New Delhi : Abhinav Rai had a high flying job with a five star hotel in Rajasthan. However, a strong desire to give something back to society forced him to quit and join NGO India Against Corruption, which steered Anna Hazare’s agitation for a strong anti-graft law.
As Hazare ended his fast Sunday, it also brought down the curtains on 26-year-old Rai’s first major assignment and left the young activist hungry for more.
“This was a great learning experience. I am glad that I left my job and came here,” Rai who quit his job in Jodhpur last year told IANS. “I feel satisfied that I’ve contributed something to society.”
Rai had been camping at Ramlila ground since Aug 19 when Hazare began his fast there after being released from Tihar Jail. And it has been a hectic and tiring 13 days since.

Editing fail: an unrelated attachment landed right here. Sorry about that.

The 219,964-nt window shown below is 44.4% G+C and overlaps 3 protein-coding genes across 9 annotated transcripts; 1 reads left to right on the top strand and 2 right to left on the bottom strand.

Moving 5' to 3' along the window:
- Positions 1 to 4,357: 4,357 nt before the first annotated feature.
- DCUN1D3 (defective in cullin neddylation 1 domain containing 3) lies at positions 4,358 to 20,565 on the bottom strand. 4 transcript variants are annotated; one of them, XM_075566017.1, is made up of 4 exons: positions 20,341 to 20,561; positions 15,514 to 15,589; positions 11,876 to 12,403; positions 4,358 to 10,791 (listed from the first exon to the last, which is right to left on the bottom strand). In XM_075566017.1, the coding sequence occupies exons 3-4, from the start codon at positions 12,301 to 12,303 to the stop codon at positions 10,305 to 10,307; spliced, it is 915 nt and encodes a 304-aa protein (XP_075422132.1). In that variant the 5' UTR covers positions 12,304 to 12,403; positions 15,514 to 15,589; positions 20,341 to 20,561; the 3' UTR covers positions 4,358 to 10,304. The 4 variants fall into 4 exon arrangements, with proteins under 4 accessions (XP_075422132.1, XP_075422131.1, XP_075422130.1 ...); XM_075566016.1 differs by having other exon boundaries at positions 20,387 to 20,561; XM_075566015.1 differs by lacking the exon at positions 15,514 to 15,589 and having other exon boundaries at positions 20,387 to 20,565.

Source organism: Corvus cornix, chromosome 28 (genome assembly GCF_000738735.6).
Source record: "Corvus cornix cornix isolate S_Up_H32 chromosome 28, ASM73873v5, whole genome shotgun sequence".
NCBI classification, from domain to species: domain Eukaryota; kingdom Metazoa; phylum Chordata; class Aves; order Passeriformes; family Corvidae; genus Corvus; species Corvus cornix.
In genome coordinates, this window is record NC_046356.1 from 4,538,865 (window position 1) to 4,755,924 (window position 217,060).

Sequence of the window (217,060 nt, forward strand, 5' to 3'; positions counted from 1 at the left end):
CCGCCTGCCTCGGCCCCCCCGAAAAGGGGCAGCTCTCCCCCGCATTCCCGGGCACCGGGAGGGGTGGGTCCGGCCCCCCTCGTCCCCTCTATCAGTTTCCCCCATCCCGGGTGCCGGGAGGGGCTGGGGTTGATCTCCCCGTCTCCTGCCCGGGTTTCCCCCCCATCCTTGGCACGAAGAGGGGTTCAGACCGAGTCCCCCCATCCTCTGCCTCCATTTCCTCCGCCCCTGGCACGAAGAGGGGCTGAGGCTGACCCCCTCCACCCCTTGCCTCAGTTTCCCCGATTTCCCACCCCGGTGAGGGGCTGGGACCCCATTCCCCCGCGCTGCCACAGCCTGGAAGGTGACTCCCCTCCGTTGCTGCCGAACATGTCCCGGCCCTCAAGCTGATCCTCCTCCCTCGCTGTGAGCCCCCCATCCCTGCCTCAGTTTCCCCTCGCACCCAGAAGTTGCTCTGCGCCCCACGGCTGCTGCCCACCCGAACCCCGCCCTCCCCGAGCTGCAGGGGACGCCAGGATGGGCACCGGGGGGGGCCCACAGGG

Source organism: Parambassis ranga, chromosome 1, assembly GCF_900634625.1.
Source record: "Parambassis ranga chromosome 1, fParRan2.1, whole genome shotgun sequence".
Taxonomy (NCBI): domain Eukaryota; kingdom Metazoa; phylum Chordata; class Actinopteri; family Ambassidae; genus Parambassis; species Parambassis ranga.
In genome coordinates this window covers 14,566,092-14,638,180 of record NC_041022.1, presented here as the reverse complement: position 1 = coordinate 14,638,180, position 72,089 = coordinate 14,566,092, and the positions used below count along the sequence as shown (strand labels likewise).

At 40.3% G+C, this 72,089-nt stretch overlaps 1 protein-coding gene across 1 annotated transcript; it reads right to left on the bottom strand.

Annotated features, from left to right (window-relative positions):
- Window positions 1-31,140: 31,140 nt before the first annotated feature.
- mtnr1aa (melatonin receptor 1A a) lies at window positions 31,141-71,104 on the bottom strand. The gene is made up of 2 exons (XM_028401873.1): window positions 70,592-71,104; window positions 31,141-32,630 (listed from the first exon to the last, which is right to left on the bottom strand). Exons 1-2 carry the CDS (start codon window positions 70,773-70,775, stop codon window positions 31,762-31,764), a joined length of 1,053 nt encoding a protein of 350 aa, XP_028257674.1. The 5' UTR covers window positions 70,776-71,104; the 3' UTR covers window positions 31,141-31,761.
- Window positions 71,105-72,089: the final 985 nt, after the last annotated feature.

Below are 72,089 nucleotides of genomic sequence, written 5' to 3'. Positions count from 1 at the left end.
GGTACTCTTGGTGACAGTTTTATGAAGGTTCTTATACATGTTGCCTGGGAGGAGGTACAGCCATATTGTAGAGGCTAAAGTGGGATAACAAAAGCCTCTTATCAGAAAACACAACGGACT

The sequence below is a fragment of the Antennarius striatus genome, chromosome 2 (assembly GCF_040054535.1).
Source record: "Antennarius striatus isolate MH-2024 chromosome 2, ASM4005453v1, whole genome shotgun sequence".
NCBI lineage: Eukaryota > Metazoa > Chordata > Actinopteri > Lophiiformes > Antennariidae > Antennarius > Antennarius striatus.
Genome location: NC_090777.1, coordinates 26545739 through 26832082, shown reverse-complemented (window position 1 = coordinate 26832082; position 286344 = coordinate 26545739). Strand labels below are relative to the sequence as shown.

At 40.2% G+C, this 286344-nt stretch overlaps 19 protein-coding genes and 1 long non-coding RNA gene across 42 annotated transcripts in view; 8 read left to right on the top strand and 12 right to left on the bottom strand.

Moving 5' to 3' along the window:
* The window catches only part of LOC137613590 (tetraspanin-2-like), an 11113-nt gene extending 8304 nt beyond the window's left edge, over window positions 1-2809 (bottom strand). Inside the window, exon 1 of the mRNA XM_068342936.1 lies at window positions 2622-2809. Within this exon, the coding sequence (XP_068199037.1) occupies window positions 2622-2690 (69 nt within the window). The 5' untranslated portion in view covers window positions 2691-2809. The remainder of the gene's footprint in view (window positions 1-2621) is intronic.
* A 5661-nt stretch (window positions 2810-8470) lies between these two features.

The many services he offered at the fast venue included distributing medicines, food and water to people, coordinating with municipal employees and police personnel, managing crowds and so on.
“I don’t remember the last time I had a sound sleep,” said Rai, as he deputes a colleague to deliver food to some activists.
Volunteers like Rai worked in shifts round the clock. While some came to Ramlila ground in central Delhi as early as 6 a.m. and left by midnight, others stayed through the night.
Rai slept under the marquee at night and freshened up at a petrol pump opposite the ground.
There were many others like Rai who slept on the ground and toiled diligently for the success of the agitation.
Amit Kumar, 28, is an Master of Business Administration (MBA) working in a multi-national company in Noida. He spent several hours at the ground during weekdays and devoted the whole day on weekends.
“I work in office the whole night and come here early morning. After working for a few hours, I return home,” Amit Kumar told IANS.
“From collecting garbage and cleaning toilets, we did everything to keep the ground clean as the footfall increased by the day,” he said.